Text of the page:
United States v. Brobst, 558 F. 3d 982 (9th Cir. 2009), is primarily a search and seizure case. But here is a tantalizing piece about double jeopardy in a child pornography case.
In light of this court’s decisions in United States v. Davenport, 519 F.3d 940 (9th Cir. 2008) and United States v. Giberson, 527 F.3d 882 (9th Cir. 2008), Brobst’s convictions for both receipt and possession of child pornography violated the Double Jeopardy Clause of the Fifth Amendment to the Constitution. See Davenport, 519 F.3d at 947. "Where we conclude that a defendant has suffered a double jeopardy violation because he was erroneously convicted for the same offense under two separate counts . . . ‘the only remedy consistent with the congressional intent is for the [d]istrict [c]ourt, where the sentencing responsibility resides, to exercise its discretion to vacate one of the underlying convictions.’" United States v. Schales, 546 F.3d 965, 980 (9th Cir. 2008)(quoting United States v. Ball, 470 U.S. 856, 864, 105 S. Ct. 1668, 84 L. Ed. 2d 740 (1985)). Accordingly, we vacate the judgment and remand with instructions that the district court vacate one of Brobst’s convictions for either receipt or possession of child pornography, allowing for it to be reinstated without prejudice if his other conviction should be overturned on direct or collateral review.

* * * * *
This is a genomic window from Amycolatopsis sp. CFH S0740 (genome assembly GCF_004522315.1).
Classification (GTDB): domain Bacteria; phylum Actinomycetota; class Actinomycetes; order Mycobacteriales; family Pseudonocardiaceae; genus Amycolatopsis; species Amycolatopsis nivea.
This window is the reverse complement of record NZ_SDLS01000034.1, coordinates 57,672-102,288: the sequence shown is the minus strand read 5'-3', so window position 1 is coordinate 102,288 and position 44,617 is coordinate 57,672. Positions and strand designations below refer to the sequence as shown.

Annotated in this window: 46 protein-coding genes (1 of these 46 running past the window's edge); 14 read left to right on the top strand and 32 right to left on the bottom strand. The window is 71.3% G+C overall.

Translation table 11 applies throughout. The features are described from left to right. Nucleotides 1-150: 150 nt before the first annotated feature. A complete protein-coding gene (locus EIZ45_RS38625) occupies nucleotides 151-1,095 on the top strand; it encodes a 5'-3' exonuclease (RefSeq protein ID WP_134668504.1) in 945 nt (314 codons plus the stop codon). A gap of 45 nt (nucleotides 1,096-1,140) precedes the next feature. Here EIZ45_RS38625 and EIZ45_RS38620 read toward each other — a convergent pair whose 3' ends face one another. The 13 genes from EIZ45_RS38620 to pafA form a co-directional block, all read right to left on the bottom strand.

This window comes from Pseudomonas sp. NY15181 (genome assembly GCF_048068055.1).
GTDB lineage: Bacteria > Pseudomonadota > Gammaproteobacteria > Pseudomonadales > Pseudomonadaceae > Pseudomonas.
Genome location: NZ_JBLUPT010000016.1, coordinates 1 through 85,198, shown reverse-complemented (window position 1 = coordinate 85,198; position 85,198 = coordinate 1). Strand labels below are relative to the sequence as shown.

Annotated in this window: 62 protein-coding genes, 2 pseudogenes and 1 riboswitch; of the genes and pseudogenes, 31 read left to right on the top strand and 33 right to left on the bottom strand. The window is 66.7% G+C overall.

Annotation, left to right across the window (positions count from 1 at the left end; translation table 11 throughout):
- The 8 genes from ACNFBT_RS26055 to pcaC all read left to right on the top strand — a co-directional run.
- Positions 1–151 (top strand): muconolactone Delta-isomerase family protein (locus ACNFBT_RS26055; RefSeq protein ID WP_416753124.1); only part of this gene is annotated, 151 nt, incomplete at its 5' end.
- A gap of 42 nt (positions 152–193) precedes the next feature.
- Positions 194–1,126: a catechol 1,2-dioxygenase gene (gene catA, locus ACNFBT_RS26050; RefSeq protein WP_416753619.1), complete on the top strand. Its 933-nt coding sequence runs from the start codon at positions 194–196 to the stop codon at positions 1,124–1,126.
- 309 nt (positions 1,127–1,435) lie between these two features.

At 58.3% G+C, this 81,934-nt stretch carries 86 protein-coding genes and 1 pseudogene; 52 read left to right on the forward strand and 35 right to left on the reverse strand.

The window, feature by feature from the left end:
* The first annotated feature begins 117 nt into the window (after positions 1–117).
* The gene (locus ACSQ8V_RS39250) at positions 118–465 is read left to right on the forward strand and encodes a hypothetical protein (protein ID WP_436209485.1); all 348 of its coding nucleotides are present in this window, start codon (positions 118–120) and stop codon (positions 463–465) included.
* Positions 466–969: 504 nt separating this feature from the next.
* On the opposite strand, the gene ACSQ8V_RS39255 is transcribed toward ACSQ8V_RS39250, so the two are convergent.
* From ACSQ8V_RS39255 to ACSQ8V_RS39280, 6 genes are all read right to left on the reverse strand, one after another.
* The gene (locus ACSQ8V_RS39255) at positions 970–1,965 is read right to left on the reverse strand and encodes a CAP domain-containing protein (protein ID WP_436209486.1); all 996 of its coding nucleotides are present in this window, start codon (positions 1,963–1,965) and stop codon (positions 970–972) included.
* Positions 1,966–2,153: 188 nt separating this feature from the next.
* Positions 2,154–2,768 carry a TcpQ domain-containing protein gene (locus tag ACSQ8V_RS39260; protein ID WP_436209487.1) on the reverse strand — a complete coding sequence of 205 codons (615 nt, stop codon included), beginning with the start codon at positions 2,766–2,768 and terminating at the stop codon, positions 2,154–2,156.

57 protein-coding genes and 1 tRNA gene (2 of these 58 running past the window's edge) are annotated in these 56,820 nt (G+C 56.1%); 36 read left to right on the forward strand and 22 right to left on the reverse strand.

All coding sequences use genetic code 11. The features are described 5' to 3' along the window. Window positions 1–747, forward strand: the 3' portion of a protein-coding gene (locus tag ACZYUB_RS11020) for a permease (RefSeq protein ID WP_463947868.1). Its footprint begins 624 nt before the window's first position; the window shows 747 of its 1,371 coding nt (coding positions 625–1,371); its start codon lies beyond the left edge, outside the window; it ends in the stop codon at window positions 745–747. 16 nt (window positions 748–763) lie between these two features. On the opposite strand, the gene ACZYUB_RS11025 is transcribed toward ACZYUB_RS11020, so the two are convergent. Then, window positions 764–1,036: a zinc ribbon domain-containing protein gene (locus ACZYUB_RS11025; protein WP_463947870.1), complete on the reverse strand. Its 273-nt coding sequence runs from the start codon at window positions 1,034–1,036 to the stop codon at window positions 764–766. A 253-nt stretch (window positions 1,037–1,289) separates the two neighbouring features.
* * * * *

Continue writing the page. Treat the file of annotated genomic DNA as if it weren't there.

United States v. Brobst, 558 F.3d 982, *39-40 (9th Cir. 2009).